Currently, the team is concentrating on researching BPVs in various plants as part of their preparation for the wet labs they will conduct in the summer. “Some of the past research we found focused on just one plant species,” Minso said. According to her, the challenge they face now is expanding the scope of their research and conducting a variety of tests on different plants.

Understanding the mechanisms of BPVs before attempting to enhance them also requires considerable effort. In BPVs, the team learned that the plays a crucial role in facilitating the transfer of electrons generated from photosynthesis to the , thereby generating an electrical current. Therefore, improving electron transfer efficiency would theoretically lead to greater electricity generation.?

“But we also found that there’s quite a lot that still remains unknown,” Minso said. “There are limitations in trying to manipulate the electron transport chain and transporting the electrons from the photosynthetic cell.”?

As a result, the team is currently investigating a two-species BPV system, which incorporates two separate sources of electricity generation. This approach also has the potential to broaden the spectrum of substances that can be utilized to produce electrons within the system. Sasha, in particular, is examining the resilience of plant cells in a two-species system, which can be delicate when dealing with two distinct energy sources. “If we were to deploy powerful photovoltaics at scale, then [cells] have to be durable,” he said. “I’m trying to improve that.”??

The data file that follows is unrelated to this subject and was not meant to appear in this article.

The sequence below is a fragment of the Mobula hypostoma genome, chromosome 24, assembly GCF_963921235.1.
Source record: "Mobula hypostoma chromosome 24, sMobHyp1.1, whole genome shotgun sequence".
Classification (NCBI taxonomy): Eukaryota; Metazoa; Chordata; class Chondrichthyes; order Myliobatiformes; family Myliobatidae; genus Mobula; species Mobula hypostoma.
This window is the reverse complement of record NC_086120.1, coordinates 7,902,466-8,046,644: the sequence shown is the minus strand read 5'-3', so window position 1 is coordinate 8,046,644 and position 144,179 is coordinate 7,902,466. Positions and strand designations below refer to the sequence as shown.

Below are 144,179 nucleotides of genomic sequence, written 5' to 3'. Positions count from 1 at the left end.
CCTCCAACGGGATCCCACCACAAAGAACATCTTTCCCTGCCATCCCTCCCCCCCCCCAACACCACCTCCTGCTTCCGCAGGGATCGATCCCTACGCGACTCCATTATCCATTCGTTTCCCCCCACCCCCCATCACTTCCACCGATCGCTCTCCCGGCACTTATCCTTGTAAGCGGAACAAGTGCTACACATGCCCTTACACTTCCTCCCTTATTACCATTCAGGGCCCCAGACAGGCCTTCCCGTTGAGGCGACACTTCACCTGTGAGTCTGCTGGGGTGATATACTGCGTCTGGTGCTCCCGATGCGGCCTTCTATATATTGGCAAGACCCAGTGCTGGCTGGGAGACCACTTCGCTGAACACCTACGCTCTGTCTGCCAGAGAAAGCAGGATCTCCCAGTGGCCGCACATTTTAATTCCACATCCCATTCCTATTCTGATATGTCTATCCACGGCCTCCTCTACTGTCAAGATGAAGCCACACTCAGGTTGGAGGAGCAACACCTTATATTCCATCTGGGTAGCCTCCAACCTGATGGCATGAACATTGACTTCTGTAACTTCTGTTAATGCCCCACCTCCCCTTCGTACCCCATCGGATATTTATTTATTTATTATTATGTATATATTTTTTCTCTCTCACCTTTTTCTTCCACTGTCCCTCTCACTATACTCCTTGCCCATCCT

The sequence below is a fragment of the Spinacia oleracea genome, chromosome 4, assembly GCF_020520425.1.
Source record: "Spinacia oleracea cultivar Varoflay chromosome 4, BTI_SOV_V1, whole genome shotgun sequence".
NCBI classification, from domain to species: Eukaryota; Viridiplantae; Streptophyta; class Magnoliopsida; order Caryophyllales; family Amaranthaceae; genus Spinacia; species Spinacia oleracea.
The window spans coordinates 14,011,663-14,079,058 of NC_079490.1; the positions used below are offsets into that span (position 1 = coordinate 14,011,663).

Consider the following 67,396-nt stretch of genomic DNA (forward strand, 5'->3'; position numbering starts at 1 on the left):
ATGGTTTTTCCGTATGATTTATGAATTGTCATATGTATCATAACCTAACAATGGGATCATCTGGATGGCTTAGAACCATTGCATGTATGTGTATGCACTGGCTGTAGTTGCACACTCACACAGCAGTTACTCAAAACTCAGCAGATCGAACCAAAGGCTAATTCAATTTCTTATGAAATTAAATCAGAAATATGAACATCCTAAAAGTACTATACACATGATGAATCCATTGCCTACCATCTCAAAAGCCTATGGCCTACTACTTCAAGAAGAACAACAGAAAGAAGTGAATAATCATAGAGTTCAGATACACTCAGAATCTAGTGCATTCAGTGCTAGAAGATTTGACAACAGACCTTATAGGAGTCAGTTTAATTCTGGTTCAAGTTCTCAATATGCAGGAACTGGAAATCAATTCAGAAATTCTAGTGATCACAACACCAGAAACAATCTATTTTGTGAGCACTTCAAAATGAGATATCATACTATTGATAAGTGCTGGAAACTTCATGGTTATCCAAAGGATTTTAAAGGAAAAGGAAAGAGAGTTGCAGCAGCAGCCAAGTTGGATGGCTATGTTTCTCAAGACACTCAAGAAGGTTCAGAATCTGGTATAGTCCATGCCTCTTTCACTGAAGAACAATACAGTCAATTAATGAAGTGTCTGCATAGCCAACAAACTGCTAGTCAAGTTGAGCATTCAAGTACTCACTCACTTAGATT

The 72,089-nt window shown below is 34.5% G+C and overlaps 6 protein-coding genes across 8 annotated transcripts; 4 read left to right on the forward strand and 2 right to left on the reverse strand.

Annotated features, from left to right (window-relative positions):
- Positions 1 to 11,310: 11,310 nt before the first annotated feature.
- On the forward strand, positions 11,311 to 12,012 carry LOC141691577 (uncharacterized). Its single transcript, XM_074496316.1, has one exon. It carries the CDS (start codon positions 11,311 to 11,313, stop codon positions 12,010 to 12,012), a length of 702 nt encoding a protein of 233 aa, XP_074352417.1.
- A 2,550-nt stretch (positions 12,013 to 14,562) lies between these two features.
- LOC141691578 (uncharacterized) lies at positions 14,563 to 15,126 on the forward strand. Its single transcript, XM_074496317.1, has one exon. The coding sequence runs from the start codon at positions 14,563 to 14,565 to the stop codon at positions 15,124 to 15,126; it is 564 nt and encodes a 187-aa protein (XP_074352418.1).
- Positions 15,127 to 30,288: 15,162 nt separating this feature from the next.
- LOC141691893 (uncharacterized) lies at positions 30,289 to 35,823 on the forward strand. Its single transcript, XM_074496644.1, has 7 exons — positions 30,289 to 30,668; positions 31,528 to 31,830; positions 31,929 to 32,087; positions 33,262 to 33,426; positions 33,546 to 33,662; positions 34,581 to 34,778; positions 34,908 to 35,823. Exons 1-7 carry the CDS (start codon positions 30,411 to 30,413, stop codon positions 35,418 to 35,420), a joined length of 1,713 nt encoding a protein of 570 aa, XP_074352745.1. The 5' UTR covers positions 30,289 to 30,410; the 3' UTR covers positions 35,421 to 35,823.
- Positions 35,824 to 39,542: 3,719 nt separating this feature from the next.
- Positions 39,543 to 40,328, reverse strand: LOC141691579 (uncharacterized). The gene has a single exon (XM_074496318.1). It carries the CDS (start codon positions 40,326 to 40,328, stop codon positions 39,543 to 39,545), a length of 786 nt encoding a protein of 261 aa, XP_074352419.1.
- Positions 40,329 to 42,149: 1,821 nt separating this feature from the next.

If the team succeeds in significantly enhancing the efficiency of BPVs, it could change the way that the ASIJ community powers itself.?

“The end goal might be that we have another solar panel that uses BPVs at our school at the end of the two-year mark,” said Dayoung Ko (‘25), who is currently researching the possibility of genetically engineering glycerol dehydrogenase (GlyDH), a key protein in BPVs that enhances the efficiency of electron transfer. In addition to solar panels, iGEM members have also discussed using the generated electricity to power TI-Nspire calculators and MacBooks.

Team members are not only exploring applications within the campus but also contemplating the broader societal impacts of their contributions to BPV research. “Hopefully, in the future, BPVs can be generalized to other plant species so that we can harvest electricity from gardens and trees,” Minso said. Dayoung also noted that electricity generation using plants is “more environmentally friendly” compared to traditional methods such as coal and natural gas.?

“If the science is able to get to that level of global usage, we could provide electricity to so many more communities—that’s what really interests me and excites me about this project,” Alec said.

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About the Contributor
Sena Chang
Sena Chang, Editor
My name is Sena, and I’m a senior at ASIJ. At Hanabi, I enjoy reporting on global issues, artificial intelligence, and student life. As a reader-writer-aholic, I abhor dangling modifiers and adore em dashes. Send any tips or ideas to 24changs@asij.ac.jp.